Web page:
|October 03, 2017||
Time: 2:00 PM - 4:30 PM
Location: Alumni Center Atrium
A book panel on “Daughters of the Nile: Egyptian Women Changing Their World,” will be held on Tuesday, Oct. 3, at 2 p.m. in the Alumni Center Atrium. The book is edited by Samia I. Spencer, professor emeritus from the Department of Foreign Languages. A reception will follow the discussion.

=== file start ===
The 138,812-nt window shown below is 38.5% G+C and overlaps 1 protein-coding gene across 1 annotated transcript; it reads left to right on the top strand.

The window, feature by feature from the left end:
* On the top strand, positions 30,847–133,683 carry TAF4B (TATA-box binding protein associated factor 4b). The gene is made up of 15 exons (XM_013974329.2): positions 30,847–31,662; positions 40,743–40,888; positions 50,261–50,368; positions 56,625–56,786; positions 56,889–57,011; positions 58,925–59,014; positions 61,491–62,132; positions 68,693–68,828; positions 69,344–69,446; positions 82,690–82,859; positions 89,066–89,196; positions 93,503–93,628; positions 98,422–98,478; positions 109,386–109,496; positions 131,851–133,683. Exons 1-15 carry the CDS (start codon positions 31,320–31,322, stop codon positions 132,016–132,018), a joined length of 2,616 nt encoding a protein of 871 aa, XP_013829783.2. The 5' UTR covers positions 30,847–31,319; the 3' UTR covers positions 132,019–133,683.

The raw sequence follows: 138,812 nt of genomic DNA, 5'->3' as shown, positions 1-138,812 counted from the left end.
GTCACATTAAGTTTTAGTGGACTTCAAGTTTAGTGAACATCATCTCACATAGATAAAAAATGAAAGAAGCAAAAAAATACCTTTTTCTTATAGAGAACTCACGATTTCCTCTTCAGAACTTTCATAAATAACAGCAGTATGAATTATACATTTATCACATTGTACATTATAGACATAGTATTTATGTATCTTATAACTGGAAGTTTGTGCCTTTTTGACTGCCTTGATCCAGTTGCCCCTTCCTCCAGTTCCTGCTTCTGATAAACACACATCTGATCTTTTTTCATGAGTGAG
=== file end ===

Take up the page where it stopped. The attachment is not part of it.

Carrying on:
The history of ancient Egypt is filled with fascinating queens and goddesses portrayed side by side with their male counterparts as equal partners, each playing a different and distinct role in society. Anyone interested in their identity and achievements can go to popular or academic sources, and find ample material on the subject. How about their descendants: contemporary Egyptian women? Who are they? What do we know about them, or about their accomplishments? Only scarce and limited information is available. In recent years, however, since the 2011 Egyptian Revolution, images of Egyptian women have flooded TV screens and print media showing them among crowds of shouting demonstrators. Reports have focused on their trials and tribulations, and their regressive condition. This book seeks to highlight Egyptian women that the media have overlooked. It focuses on a sample of 38 pioneers, ground-breakers, and achievers in nearly all professions: [academe, the arts, banking, development, diplomacy, economics, engineering, entrepreneurship, finance, government, medicine, public relations, science and technology, social services, sports, international relations, and international organizations.] Their successes in Egypt and elsewhere have been recognized and honored by some of the highest national and international institutions and governments. [Forgotten or unknown habits, practices, and historical events occurring in the twentieth century, both in Egypt and other parts of the globe, are also discussed in these stories.]